19 thoughts on “Survivor Song – Paul Tremblay

  1. Book’s PRELUDE as well as my own…

    “The truth will go unheeded by some, as it invariably does.”

    The collaboration there of ‘some’ and ‘invariably’ perhaps makes this not a song either, but a co-vivid dream. I won’t tell you the plot (you will already know it by the time you read this review) and there are always resemblances between dream and reality, but today even more so.

    “This isnt rabies. This is something knew.”

    That’s a Facebook comment complete with autocorrect or meaningful typo. A synchronicity that only covidual collucid dreams can support. I anticipate this book – by such Jungian instinct – to be set upon completing the New Noumenon as a variation upon the trite ‘new normal’, a holiday holism or gestalt I did not know I was seeking (till now) as a break of refreshment. A Voyager (exploring where nothing has explored before) as real-time diary, a track and trace app I didn’t know I already had built into a big head brain. To kill the Dog that is God!

    And Its or His “coughing bark.”

  2. I

    “Natalie insisted that civilization was as fragile as a house of cards; remove one and it all will come tumbling down.”

    Short for Ramola from South Shields in the country where I live, but she is in America, a paediatrician in Close Encounters with aspects of the saliva-led plague…now connected with the Prelude and the pregnant Natalie. Ramola due (ominously for us) to grapple with the ‘second wave of emergency’, and with PPE concerns and other problems resonant with our predicament today. I have an instinct this book was incredibly written BEFORE Covid. And it has Covideo text conferences et al, like Zoom?

    Characters and events built up well as George Eliot would have done, (and I mean that as a compliment!), she who wrote ROMOLA…
    Florence, in this novel, has endured political upheaval, warfare and famine. Religious fervour has swept through the city under the leadership of Savonarola, culminating in the Bonfire of the Vanities. And the heroine is seen helping people at the end affected by the Plague…

  3. NATS

    “Shit, I’d be so bad at time travel.”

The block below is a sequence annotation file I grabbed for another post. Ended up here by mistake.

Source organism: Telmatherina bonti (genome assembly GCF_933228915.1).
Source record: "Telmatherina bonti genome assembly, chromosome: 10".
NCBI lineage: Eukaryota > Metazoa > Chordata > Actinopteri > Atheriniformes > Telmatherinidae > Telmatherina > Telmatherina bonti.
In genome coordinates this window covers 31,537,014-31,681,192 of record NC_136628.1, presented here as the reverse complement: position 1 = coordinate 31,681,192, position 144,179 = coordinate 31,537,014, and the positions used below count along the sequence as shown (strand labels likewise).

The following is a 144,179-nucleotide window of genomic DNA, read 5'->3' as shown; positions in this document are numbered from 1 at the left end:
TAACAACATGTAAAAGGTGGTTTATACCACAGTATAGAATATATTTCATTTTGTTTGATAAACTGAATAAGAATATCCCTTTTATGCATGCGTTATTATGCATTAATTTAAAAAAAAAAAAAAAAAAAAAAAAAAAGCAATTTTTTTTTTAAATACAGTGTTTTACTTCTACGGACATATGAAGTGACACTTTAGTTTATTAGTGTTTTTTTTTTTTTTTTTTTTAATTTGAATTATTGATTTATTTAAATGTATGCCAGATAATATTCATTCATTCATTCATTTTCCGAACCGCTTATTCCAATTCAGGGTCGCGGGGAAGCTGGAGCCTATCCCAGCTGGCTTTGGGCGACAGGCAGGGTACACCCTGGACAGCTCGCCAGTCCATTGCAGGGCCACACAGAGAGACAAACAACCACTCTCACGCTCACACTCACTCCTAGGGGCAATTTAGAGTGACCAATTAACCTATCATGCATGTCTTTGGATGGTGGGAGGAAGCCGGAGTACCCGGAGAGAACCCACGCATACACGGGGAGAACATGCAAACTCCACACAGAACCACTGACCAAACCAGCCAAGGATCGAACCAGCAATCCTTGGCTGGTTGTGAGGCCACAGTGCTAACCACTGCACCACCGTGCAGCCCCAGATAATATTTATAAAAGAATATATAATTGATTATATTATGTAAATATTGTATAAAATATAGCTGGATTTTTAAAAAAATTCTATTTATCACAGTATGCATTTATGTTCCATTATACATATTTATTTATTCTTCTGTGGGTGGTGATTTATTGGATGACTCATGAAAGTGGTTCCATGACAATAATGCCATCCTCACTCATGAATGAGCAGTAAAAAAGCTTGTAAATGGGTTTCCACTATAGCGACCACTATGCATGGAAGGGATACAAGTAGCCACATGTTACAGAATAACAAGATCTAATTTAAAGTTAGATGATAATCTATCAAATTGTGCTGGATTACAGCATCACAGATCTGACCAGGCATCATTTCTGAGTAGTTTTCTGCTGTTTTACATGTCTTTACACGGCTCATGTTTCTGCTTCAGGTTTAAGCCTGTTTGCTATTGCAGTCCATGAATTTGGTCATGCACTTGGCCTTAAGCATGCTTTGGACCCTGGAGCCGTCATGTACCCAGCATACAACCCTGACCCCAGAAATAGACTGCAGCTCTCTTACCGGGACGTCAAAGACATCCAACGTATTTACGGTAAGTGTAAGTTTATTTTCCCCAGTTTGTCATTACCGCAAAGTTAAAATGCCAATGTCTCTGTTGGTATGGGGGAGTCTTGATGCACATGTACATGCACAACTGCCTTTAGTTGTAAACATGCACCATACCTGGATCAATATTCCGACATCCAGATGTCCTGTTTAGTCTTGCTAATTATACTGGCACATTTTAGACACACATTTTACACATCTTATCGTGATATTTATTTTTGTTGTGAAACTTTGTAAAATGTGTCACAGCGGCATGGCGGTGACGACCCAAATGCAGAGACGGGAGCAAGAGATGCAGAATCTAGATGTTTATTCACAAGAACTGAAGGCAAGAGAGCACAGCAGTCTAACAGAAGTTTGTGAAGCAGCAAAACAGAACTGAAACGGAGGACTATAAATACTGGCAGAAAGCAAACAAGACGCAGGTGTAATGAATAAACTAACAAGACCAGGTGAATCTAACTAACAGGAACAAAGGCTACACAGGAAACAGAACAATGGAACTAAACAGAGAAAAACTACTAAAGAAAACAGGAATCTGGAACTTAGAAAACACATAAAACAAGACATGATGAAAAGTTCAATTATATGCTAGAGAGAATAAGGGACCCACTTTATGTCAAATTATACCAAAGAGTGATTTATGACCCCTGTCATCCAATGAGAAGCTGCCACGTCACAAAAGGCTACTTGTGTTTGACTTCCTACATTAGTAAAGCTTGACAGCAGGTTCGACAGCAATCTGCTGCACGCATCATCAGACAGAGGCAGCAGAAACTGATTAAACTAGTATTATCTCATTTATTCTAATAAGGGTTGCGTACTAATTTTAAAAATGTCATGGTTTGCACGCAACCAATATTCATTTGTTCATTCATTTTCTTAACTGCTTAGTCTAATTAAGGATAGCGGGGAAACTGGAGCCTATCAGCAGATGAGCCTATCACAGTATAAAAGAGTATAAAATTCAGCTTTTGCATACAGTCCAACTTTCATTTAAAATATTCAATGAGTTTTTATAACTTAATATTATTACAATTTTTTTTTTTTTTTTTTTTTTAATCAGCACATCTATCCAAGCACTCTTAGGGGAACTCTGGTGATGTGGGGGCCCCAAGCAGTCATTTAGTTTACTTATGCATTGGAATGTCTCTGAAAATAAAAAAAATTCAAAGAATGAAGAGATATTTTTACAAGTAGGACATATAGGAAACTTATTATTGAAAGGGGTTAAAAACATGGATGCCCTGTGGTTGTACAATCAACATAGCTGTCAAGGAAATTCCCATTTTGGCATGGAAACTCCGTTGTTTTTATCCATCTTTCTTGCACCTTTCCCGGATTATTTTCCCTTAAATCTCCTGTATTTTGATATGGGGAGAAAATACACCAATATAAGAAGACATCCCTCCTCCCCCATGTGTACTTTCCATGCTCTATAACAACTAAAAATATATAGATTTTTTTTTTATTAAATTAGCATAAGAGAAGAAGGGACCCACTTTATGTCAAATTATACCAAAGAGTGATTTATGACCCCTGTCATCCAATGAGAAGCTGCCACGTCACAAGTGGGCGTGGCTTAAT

A relatively brief chapter representing some incredible piece of naturally evolving literature where a mother talks to the baby in her belly as if the baby’s alive in a future they may not share together. Ironically about the dire events in her immediate past of which we have already been made aware. A baby who is still part and parcel of her body that is so vulnerable to the present day that will virally shape, not only her body and mind, but also the whole future, a future into the unknown emptiness of which she speaks aloud.
    Speaking without response from the one who has yet to hear her say it. A bit like an 19th century writer to a 21st reader?
    I hope, meanwhile, that I survive to finish this book in real-time.

  4. RAMS

    “…the toe that does the least amount of work (the one next to the baby toe, of course),…”

    Blended with the mutually supportive backstories of Nats and Rams when students, we soon realise the parallels of their future with our present…
    “Because of what they’re reading online we were inundated with people who believe the virus is airborne, who believe this is some kind of Hollywood zombie apocalypse, thinking their headaches and colds are proof of infection,”
    and this book in itself is a page-driven exciter, with growing depth of character, and a belief in what perhaps should not be believed other than in fiction. Actually, it makes their backstories evolve into our present and then into wild forward ones of evacuation and violence, beyond the stage where we ourselves have yet reached in our own version of reality amid reason and science … but towards a wild belief on the brink of transcending, by panic, the woman of “reason and science” who was part of the many in-jokes from their student backstories …

    Reason and science, as a theme of endeavour in many novels before our own times, too? Even when extrapolated from centuries ago.

  5. II


    “Not for nothing, I hope you make good decisions in your life. It’s okay to make bad ones too, of course. No one makes all good decisions,…”

    A perfect match with my happening to read, earlier today, Patrick Kavanagh’s old poem TO HELL WITH COMMONSENSE (whereby I quickly wrote to myself: ‘I chose it because Boris has been basing his whole Covid approach on tapping what he refers to as the British common sense, so that he can blame it when things go wrong. But this is his own version of common sense, using such a negative populism. Meanwhile, What I call Brainstorming however is a different kettle of fish. The best things you did through life are the silly things because you wanted to do them, some had good results, some didn’t, but the good outweighed the bad because you could at least fly through that hole in what K called ‘reason’s ceiling’, you could fly through commonsense’s ceiling towards the ultimate light….’)

    The only way to underpin survivorship without a brand of survivor guilt?
    That REASON’s ceiling, seems highly appropriate in this context. Science and reason.
    A chapter where Nats talks to her future child again, and mentions another word, which I might have avoided because, well, it’s against reason. Seems to cheapen Horror. But here ‘that word’ seems to begin to make sense. And, indeed, is our own pandemic today going similarly to reach the end of the alphabet…?!

    “These recordings are the break-in-the-event-of-emergency glass, just in case I become a” [that word]